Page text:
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Chronology of the attack on Sony's PlayStation Network

Sony sent a letter to Congress today that describes the details of the hacker attack on its PlayStation Network and The Station online gaming services.

The information shows how Sony’s information technology team discovered and then responded to the attacks, which forced Sony to shut down the services and tell more than 100 million registered users that their personal data might have been stolen. It also says that 12.3 million account holders had credit card information on the system, including 5.6 million in the U.S.

Sony says it believes it knows how the attack occurred but is reluctant to make details available. It has not yet determined who is responsible for the attack, although it found some evidence pointing to hacktivist group Anonymous on its PC online service servers. Sony said that major credit card companies have not reported any increase in fraudulent credit card transactions.

Here’s the timeline:

January 11, 2011. Sony sues George “GeoHot” Hotz and others for jailbreaking, or circumventing the security system of the PlayStation 3.

January 27, 2011. Sony asks for a temporary restraining order stopping Hotz from further distributing the jailbreak tools to users, who can download them and break the security on their machines so they can run unauthorized software.

February 12, 2011. Hotz posts a rap video on his YouTube page explaining his side of the case. (It now has 1.8 million views).

February 19, 2011. Hotz starts a blog about the lawsuit.

March 6, 2011. Court approves Sony request to access all the internet protocol addresses of the people who visited GeoHot’s blog to download the jailbreaking tools.

March 23, 2011. Sony claims that Hotz has fled to South America and destroyed evidence. That turns out not to be true, according to Hotz’s attorney.

April 3, 2011. Hacktivist group Anonymous launches a cyber attack against various Sony web sites in an operation called #OpSony in retaliation for Sony’s pursuit of George “GEoHot” Hotz and Graf_Chokolo.

April 11, 2011. Sony settles the PS 3 jailbreaking case with Hotz. Anonymous says it will continue with boycott of Sony on April 16.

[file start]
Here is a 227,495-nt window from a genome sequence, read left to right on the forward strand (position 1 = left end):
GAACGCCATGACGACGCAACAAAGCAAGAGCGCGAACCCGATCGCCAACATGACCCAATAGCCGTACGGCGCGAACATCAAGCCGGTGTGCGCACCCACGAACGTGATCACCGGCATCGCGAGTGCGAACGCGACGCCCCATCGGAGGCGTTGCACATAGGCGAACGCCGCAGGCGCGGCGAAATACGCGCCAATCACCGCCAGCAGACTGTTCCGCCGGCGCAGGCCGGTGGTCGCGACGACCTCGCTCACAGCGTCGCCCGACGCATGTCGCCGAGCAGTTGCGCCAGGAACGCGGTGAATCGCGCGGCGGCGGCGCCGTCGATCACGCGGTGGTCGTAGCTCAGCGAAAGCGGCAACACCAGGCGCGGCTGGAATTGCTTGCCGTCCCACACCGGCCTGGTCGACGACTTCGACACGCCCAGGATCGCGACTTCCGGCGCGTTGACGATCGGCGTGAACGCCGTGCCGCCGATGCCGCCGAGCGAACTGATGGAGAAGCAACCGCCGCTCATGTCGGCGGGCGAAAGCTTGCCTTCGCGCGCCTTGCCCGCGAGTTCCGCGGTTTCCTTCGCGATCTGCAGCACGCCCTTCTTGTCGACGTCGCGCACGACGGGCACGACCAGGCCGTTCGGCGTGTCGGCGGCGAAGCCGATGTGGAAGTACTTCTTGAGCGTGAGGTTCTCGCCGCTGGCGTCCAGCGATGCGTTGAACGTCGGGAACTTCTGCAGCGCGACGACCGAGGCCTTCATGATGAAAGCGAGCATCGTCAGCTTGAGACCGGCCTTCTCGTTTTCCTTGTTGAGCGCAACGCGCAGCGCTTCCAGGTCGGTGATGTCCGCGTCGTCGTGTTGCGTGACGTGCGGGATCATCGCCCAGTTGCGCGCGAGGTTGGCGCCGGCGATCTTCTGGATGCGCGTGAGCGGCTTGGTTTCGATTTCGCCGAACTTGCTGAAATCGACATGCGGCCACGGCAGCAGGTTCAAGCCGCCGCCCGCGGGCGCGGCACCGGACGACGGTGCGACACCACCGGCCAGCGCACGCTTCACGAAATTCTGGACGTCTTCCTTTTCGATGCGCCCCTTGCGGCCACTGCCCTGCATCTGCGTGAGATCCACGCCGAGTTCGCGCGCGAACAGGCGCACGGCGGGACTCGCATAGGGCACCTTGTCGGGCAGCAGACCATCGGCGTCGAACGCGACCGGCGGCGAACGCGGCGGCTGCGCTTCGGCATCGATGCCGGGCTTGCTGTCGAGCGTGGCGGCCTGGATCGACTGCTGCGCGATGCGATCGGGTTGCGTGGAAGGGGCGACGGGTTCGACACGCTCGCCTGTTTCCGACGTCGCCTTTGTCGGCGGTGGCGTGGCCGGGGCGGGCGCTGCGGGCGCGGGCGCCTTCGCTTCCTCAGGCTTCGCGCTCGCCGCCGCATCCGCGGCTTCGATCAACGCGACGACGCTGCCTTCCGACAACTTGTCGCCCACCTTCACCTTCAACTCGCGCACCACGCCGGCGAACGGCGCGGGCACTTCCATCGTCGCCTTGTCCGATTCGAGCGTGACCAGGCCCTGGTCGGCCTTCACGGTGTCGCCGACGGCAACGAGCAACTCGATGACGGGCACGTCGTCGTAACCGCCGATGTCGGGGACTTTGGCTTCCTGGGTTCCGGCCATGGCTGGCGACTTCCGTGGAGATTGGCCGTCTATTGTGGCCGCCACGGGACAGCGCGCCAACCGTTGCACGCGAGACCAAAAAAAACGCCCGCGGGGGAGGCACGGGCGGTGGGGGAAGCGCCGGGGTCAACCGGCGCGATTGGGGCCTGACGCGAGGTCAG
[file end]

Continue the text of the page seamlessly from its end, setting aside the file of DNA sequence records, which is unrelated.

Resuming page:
April 19, 2011, 4:15 pm Pacific time. Members of the Sony Computer Entertainment network team detect unauthorized activity in the PlayStation Network system in San Diego, Calif. Certain systems are rebooting when they are not scheduled to do so. The network service team starts reviewing the logs from the system to see what is wrong. It takes four servers offline.

April 20, 2011, early afternoon. Sony’s team discovers evidence that an unauthorized intrusion has occurred and that data of some kind has been transferred off the PSN servers without authorization. Six more servers are found to have been possibly compromised. Sony hires a forensic investigation team that afternoon. That team begins to “mirror” Sony’s systems, a meticulous process.

The team can’t determine what has been taken and so it shuts the network system down. At that point, the 77 million registered users of the network can’t play online games, access their accounts, or purchase movies and other entertainment on the network. Sony’s experts have to delve through 130 servers and 50 programs.

April 21, 2011. Sony hires a second computer security and forensic consulting firm to provide more manpower.

April 22, 2011. The forensics team completes the mirroring of nine of ten servers that are believed to be compromised. Sony Computer Entertainment’s general counsel provided the FBI with information about the intrusion. Sony’s forensics team has not reached any conclusions at this point.

April 23, 2011. Sony’s forensics teams confirm that very sophisticated and aggressive techniques were used to obtain access, hide their presence from system administrators, and steadily escalate their privileges inside the servers. The intruders deleted log files to hide their work. Sony now realizes it needs yet another forensic team to help.

April 25, 2011. The forensics teams determine the scope of the personal data that has been stolen from all PSN and Qriocity service accounts, but the team does not know if credit card numbers have been accessed.

April 26, 2011. Sony provides public notice about the intrusion. It also notifies regulatory authorities in a variety of states about the criminal intrusion.

April 28, 2011. Hotz denies any involvement in PSN attack.

April 29, 2011. House of Representatives subcommittee asks for more information on the attack as it considers legislation to require companies to notify consumers in case of data theft.